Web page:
Brooklyn Borough President Eric Adams is the top choice of a plurality of voters in New York City’s mayoral race, but the former NYPD captain is not a popular second and third pick, according to a new poll released hours before Tuesday’s primary.
The survey from Democratic firm Data for Progress conducted between June 18 and 20 puts Adams as the first choice of 26 percent of likely voters, followed by former City Hall lawyer Maya Wiley (21 percent), former Sanitation Commissioner Kathryn Garcia (18 percent) and Andrew Yang (12 percent). Comptroller Scott Stringer rounds out the top five with five percent support, while six percent of voters remain undecided.
With undecided voters excluded, each of the top three candidates receives a two-percentage point bump. Adams goes to 28 percent, Wiley remains second on 23 percent, while Garcia hits 20 percent. Yang remains in fourth on 13 percent, while no other candidate cracks double digits.
The poll of 1,354 likely Democratic primary voters shows Garcia with a sizable advantage among second preferences, which could play a vital role in determining the outcome due to the new ranked-choice voting system.
The survey shows Garcia as the second choice of 22 percent of voters, while Wiley receives 15 percent of second preference votes, Adams garners 13 percent and Yang and Stringer each receive 11 percent of second choice votes.
The poll of third choices might cause the Adams camp more alarm, as the topline leader is the third preference of just nine percent of voters, placing him eighth among the top contenders.
Stringer comes out on top of the poll of third preferences with 16 percent. He’s followed by Garcia and Wiley on 14 percent each. Yang is close behind with 13 percent of third preferences, then former HUD Secretary Shaun Donovan (12 percent), former Citigroup executive Ray McGuire and nonprofit executive Dianne Morales (10 percent each). However, a wild card is the possibility that two of Morales, McGuire, Donovan and Stringer could be eliminated before third preference votes are tabulated.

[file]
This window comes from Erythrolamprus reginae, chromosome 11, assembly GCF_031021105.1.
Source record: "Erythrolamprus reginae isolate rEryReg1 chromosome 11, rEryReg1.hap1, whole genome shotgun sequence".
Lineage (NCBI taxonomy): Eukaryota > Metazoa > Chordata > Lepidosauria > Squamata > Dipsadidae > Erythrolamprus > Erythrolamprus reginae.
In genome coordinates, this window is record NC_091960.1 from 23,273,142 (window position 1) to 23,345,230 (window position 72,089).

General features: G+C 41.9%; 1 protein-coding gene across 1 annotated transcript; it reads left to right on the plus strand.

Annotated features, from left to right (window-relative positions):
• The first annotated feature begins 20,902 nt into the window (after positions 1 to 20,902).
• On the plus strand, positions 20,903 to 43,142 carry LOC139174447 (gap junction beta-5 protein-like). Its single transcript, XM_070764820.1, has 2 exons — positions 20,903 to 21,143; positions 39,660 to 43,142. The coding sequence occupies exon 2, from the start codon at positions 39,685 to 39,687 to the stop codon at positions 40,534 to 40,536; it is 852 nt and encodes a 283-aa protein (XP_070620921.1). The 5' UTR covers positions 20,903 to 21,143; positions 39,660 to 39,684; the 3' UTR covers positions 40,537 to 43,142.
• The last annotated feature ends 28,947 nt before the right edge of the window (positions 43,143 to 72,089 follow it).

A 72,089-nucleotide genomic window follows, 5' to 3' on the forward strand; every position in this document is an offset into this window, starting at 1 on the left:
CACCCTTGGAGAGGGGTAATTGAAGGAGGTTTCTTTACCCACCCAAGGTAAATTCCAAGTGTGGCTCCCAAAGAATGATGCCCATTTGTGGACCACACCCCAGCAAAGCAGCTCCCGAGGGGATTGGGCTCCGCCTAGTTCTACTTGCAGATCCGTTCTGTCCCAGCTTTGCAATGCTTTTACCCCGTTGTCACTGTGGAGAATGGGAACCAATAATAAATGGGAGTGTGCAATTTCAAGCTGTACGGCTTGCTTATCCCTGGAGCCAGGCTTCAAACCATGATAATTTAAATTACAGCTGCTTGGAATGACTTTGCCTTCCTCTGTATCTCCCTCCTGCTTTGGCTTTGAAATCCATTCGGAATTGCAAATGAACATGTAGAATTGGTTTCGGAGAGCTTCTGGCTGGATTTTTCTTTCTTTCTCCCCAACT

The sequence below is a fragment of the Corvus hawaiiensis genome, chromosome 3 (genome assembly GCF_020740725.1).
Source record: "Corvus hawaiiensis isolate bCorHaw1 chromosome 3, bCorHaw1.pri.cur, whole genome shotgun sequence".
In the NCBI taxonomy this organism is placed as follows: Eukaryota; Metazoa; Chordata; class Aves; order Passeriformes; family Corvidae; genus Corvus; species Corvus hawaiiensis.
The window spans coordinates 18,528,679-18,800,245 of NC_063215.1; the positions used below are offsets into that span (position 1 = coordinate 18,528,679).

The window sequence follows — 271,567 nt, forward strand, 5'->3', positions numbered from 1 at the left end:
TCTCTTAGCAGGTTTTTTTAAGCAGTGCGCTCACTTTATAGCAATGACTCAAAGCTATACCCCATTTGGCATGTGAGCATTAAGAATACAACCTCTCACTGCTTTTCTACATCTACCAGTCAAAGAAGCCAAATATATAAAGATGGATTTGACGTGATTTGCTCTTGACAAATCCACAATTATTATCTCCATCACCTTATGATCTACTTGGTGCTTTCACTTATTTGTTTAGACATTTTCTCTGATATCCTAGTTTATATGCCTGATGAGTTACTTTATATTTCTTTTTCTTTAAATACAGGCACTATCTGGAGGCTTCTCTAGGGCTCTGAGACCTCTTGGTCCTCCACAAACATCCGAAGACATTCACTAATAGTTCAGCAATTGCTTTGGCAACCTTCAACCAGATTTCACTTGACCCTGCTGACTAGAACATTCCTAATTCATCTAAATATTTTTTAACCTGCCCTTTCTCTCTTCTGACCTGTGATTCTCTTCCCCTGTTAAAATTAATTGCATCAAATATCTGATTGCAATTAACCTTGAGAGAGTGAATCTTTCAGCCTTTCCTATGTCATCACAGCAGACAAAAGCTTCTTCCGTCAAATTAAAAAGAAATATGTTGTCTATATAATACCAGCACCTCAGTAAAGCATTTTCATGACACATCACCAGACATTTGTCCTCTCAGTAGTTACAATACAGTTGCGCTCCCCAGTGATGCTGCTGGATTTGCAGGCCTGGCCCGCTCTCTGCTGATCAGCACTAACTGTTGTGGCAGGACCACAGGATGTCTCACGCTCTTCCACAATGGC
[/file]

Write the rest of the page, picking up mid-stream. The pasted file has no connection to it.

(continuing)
The poll shows a big advantage for Adams with African American voters (44 percent of first preferences compared to Wiley’s 21 percent), as well as Hispanic and Latino voters (31 percent to 21 percent for Wiley) and voters without a college degree (33 percent to 16 percent for Wiley).
Wiley’s campaign appears to be getting most of its support from young voters. The poll shows her as the first preference of 37 percent of voters under 45, more than double any other candidate (Garcia is next with 16 percent of the under-45 vote). Meanwhile, a third of white voters have Garcia as their top choice, followed by Wiley (22 percent) Yang (12 percent) and Adams (11 percent).
Data for Progress also polled the Democratic primary race to succeed Stringer as Comptroller. Their survey showed Brooklyn Councilman Brad Lander in the lead with 26 percent of first preferences, followed by City Council Speaker Corey Johnson on 18 percent with no other candidate cracking double-digits. Johnson is the second choice of 30 percent of voters followed by Lander (16 percent).
Earlier Monday, Ipsos released a mayoral election poll showing Adams as the leader in first choice votes and beating Yang in the seventh round of a ranked-choice voting simulation. In that poll, 55 percent of respondents said “crime” was the most serious issue the city faces, and 39 percent said Adams was the best choice to tackle the issue.